It’s been 20yrs since Sharia Law was introduced into the judicial system of some Northern States. Of recent, there have been calls for the introduction of Sharia Law in the South-Western part of the country, all though it has been met with divided opinions.
Looking at the growth of Sharia Law in the core north, one would have thought that it has been there for ages. However, that was not the case until 27th October 1999 when Zamfara State Governor at the time – Ahmed Sani Yerima, declared that the State will be governed by Sharia Law in matters involving Muslim. The law also stipulated that any case between a Muslim and Christian will be left to the Christian faithful to decide the Court that will take jurisdiction over the matter. After that, many Northern States followed in the same way and implemented Sharia Law in their various regions.
The Sharia Court can be likened to the usual Customary Courts in the Eastern part of the country. Since the Islamic culture of Muslims are in synergy with most of their cultural practices, they usually advocate to be governed by the legal system which they are used to through their faith. The Sharia Courts are used to advocate matters concerning Muslims.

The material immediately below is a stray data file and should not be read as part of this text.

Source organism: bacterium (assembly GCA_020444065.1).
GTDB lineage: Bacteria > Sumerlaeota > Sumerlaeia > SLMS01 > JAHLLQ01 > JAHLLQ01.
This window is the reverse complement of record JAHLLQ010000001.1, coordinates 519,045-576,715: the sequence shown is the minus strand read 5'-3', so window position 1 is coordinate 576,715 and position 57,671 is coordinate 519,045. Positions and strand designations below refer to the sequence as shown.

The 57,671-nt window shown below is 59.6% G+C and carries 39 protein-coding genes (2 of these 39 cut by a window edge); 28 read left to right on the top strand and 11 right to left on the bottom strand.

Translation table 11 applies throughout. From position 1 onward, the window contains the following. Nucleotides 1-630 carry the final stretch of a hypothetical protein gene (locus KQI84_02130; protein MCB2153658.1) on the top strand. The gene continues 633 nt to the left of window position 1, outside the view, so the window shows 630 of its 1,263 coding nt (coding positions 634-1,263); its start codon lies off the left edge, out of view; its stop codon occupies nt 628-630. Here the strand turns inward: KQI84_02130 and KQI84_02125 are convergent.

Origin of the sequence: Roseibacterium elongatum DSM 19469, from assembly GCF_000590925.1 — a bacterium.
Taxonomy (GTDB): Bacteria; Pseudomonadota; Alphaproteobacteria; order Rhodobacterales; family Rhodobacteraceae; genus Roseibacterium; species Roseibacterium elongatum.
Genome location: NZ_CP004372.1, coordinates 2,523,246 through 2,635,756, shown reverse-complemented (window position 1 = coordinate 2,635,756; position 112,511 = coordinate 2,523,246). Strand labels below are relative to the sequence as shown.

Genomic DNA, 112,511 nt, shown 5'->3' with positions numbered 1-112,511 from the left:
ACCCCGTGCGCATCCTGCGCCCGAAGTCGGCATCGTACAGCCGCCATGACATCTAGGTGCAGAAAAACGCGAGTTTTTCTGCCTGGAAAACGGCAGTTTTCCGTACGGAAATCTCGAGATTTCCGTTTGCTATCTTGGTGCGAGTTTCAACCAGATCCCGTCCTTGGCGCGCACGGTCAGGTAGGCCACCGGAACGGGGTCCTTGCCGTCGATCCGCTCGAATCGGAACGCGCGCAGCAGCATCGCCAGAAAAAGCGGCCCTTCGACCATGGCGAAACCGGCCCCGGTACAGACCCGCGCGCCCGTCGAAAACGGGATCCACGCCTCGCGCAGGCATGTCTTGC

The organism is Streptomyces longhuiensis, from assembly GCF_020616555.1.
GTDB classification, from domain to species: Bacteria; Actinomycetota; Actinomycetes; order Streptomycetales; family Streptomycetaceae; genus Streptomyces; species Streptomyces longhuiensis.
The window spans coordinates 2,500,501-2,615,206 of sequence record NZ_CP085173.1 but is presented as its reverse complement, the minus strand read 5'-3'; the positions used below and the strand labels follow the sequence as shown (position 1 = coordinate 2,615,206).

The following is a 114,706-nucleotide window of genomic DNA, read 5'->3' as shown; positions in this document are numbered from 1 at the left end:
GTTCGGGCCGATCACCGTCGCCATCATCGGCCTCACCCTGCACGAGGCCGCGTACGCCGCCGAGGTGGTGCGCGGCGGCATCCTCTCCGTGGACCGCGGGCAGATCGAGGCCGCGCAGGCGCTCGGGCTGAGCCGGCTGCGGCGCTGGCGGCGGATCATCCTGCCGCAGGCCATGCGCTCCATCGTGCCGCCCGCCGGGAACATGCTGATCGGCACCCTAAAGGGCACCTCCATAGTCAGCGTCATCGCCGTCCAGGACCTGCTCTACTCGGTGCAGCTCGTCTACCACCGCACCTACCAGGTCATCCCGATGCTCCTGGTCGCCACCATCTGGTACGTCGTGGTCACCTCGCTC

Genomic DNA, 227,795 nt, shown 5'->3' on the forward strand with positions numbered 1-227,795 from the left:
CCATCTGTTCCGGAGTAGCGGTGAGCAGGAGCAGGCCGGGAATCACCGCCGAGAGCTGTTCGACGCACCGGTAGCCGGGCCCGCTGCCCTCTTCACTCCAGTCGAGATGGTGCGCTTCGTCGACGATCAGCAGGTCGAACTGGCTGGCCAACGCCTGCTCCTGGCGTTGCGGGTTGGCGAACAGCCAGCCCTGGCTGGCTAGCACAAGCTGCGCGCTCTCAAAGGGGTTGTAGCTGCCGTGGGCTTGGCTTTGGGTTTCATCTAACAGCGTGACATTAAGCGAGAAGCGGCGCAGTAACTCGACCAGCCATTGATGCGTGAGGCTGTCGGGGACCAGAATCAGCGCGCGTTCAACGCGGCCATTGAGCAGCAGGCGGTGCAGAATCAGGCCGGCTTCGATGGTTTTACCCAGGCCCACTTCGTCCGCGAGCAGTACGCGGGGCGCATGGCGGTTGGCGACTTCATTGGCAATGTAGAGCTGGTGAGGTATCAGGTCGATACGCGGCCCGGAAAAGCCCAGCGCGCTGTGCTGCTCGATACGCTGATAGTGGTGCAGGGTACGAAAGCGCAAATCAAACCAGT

In the past, Lawyers rarely appeared in Sharia Courts in Nigeria. But, that is not the case anymore in most parts of the Northern States. I have also appeared countless times in the Sharia Courts [Upper Sharia Court, Birnin Kebbi], including at the Sharia Court of Appeal which has equal jurisdiction with the High Court of a State.
There is always the apprehension in certain parts of the country about Sharia Law due to some clichéd bias against what the content of the law and its application means for non-Muslims. However, it is pertinent to note that Magistrate Courts and High Courts are as rampant in the North as they are in the South. This means that Muslims are also free to use the other legal systems they feel can give them the justice they are seeking to make their case.